White House's balking on leak might backfire

July 13, 2005|By Jules Witcover

WASHINGTON - In this city famous, or infamous, for political scandals, it's well understood that it's not just the crime, it's the cover-up that often leads to the downfall of the central figure.

Richard Nixon and his Watergate operatives and cronies proved the point in the 1970s, and Bill Clinton and his semantic evasions in the Monica Lewinsky fiasco did the same in the 1990s. Now it appears the George W. Bush administration is flirting with the same mistake in the case of the outed CIA agent, Valerie Plame.

The disclosure that Mr. Bush's chief political strategist, Karl Rove, did discuss the covert agent with Time reporter Matthew Cooper, though perhaps not specifically by name, has been greeted by White House stonewalling.

White House spokesman Scott McClellan has backtracked on repeated declarations that Mr. Rove had nothing to do with the outing, a charge Mr. McClellan on earlier occasions had dubbed "ridiculous."

Although the press secretary previously had no compunctions against commenting on the case, now he cites the federal prosecutors' "preference" that he say nothing during "an ongoing investigation."

When pointedly asked by White House reporters recently, Mr. McClellan would not say whether President Bush was sticking to his earlier pledge to fire anybody involved in the agent's outing, which could be a federal felony.

Nearly two years ago, the president said: "If there is a leak out of my administration, I want to know who it is. And if the person has violated law, the person will be taken care of. ... If somebody did leak classified information, I'd like to know it, and we'll take the appropriate action." And a year ago, asked whether his intention was the same, he said, "Yes."

The basic lesson learned very late in the Watergate and Lewinsky cover-ups was to reveal the truth quickly and by so doing cut one's losses. Mr. McClellan is teetering on the brink of making the same mistake.

In an earlier briefing, the press secretary evaded a question about Mr. Rove's alleged involvement in the case with a Mr. Nice Guy defense.

"I've known Karl for a long time," he said then, "and I didn't even need to ask Karl, because I know the kind of person that he is, and he is someone that is committed to the highest standards of conduct. ... It's not something I needed to ask him, but I like to, as you do, verify things, make sure that it's completely accurate. But I knew that Karl would not be involved in something like this."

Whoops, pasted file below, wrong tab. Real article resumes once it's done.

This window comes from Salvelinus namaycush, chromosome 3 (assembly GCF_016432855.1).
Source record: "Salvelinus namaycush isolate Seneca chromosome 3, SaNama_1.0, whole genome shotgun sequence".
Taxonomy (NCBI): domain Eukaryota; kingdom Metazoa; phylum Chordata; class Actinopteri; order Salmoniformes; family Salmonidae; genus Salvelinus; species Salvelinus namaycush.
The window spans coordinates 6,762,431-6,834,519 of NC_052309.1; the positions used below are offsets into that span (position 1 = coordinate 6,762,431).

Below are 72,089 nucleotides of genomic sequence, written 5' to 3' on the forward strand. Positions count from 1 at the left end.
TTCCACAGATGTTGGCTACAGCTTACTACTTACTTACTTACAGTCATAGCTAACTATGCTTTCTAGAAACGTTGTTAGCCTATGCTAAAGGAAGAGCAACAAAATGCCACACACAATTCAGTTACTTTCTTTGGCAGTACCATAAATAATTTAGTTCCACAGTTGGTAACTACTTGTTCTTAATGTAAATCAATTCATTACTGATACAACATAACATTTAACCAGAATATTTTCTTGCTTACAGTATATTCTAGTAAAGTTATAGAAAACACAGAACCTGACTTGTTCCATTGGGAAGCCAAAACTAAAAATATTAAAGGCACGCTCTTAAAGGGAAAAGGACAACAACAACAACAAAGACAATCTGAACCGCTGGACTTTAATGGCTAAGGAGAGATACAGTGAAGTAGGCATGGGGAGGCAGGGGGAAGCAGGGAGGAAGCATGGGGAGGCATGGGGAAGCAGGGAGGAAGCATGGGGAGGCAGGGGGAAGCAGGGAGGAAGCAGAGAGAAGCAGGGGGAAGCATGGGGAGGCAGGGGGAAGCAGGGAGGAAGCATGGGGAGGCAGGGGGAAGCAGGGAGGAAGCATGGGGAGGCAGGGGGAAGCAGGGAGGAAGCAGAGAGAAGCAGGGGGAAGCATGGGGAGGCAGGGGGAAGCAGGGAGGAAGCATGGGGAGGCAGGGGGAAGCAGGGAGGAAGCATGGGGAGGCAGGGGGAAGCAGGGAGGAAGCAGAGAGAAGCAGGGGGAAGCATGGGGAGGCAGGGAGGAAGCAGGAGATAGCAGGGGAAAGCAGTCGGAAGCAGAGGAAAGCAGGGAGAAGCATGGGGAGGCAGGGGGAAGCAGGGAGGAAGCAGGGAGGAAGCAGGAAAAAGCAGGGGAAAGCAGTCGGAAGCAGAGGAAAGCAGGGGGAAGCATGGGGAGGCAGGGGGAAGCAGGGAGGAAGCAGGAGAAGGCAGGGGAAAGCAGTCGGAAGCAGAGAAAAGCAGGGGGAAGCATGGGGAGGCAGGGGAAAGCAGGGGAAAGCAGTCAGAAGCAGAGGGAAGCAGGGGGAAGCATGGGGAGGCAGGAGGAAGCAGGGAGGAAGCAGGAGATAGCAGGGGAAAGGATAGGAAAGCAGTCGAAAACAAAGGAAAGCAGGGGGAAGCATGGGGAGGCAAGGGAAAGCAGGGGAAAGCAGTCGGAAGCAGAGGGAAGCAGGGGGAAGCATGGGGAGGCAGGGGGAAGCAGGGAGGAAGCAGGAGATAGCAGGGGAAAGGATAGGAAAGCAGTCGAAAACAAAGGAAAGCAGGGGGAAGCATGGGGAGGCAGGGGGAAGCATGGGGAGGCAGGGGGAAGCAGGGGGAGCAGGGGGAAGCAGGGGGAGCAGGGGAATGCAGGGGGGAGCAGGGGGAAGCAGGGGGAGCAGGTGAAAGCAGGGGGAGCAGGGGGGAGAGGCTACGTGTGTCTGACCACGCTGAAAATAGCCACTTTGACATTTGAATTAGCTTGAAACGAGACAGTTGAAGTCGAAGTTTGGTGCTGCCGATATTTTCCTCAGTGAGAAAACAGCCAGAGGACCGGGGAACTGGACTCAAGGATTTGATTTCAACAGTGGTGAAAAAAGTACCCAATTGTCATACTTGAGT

But matters have gone some distance since that reply. Now the wolves are at the door, and so far, at least, the door is being slammed shut. Democratic Sen. John Kerry has called for Mr. Rove to be fired, and Senate Minority Leader Harry Reid has hinted that Mr. Rove should face prosecution. "If the allegations are true" that he outed Ms. Plame, he said, "this rises above politics and is about our national security."

The law on revealing the identity of a CIA agent, however, provides considerable wiggle room for any defendant. It says the outing must have been deliberate and that the offender must have known the agent was operating covertly and the government didn't want that known. Such caveats are an invitation for the accused to invoke a variation of the Bill Clinton "it depends on what the meaning of is is" defense.

Beyond the question of Mr. Rove's future, at stake is the credibility of Mr. Bush at a time that a cloud of deception still hovers over his decision to invade Iraq, and public doubts grow over his coping with the troubling aftermath.

This administration, in which nobody is ever blamed for what goes wrong, can't afford to let the culprit who outed the CIA agent, whoever it may be, escape identity and punishment.

Jules Witcover writes from The Sun's Washington bureau. His column appears Wednesdays and Fridays.

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